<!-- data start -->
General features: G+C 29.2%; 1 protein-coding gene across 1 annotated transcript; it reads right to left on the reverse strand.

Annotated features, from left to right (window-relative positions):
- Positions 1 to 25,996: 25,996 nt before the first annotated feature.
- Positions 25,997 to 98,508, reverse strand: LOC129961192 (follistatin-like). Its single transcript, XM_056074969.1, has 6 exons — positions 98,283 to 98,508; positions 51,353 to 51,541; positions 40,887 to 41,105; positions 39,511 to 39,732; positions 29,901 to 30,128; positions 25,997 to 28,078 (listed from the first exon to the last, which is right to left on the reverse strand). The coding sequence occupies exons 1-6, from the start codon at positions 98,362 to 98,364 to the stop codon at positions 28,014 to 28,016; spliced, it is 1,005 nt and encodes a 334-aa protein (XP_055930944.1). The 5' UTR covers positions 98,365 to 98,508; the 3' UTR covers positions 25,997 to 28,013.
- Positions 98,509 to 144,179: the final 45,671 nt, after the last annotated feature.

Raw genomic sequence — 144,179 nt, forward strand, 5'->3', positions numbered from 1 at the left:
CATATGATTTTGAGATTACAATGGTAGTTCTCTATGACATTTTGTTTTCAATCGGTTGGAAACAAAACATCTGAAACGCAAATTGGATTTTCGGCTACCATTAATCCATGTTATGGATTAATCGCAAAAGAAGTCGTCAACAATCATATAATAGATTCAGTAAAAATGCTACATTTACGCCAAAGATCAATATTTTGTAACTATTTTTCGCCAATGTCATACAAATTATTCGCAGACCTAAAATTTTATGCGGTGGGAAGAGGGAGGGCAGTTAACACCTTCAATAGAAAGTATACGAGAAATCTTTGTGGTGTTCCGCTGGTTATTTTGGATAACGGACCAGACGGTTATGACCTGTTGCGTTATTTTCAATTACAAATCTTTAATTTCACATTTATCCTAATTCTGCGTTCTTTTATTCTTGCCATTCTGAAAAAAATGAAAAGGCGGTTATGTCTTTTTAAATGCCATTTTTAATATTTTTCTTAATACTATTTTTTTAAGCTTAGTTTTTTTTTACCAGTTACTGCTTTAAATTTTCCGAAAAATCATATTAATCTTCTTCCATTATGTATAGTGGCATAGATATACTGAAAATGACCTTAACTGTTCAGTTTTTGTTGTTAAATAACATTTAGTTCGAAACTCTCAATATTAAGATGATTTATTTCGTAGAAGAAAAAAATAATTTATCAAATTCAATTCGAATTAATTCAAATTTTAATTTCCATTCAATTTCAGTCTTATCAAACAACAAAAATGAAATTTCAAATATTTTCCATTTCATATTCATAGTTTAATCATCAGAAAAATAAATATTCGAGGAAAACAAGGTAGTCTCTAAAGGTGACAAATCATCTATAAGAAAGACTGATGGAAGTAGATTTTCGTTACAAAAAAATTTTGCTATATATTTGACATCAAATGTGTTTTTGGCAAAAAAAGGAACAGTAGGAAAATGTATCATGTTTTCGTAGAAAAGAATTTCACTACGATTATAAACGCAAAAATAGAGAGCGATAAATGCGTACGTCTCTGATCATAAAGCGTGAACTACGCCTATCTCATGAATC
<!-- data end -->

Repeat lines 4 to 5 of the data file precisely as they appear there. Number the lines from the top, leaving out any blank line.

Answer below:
- Positions 25,997 to 98,508, reverse strand: LOC129961192 (follistatin-like). Its single transcript, XM_056074969.1, has 6 exons — positions 98,283 to 98,508; positions 51,353 to 51,541; positions 40,887 to 41,105; positions 39,511 to 39,732; positions 29,901 to 30,128; positions 25,997 to 28,078 (listed from the first exon to the last, which is right to left on the reverse strand). The coding sequence occupies exons 1-6, from the start codon at positions 98,362 to 98,364 to the stop codon at positions 28,014 to 28,016; spliced, it is 1,005 nt and encodes a 334-aa protein (XP_055930944.1). The 5' UTR covers positions 98,365 to 98,508; the 3' UTR covers positions 25,997 to 28,013.
- Positions 98,509 to 144,179: the final 45,671 nt, after the last annotated feature.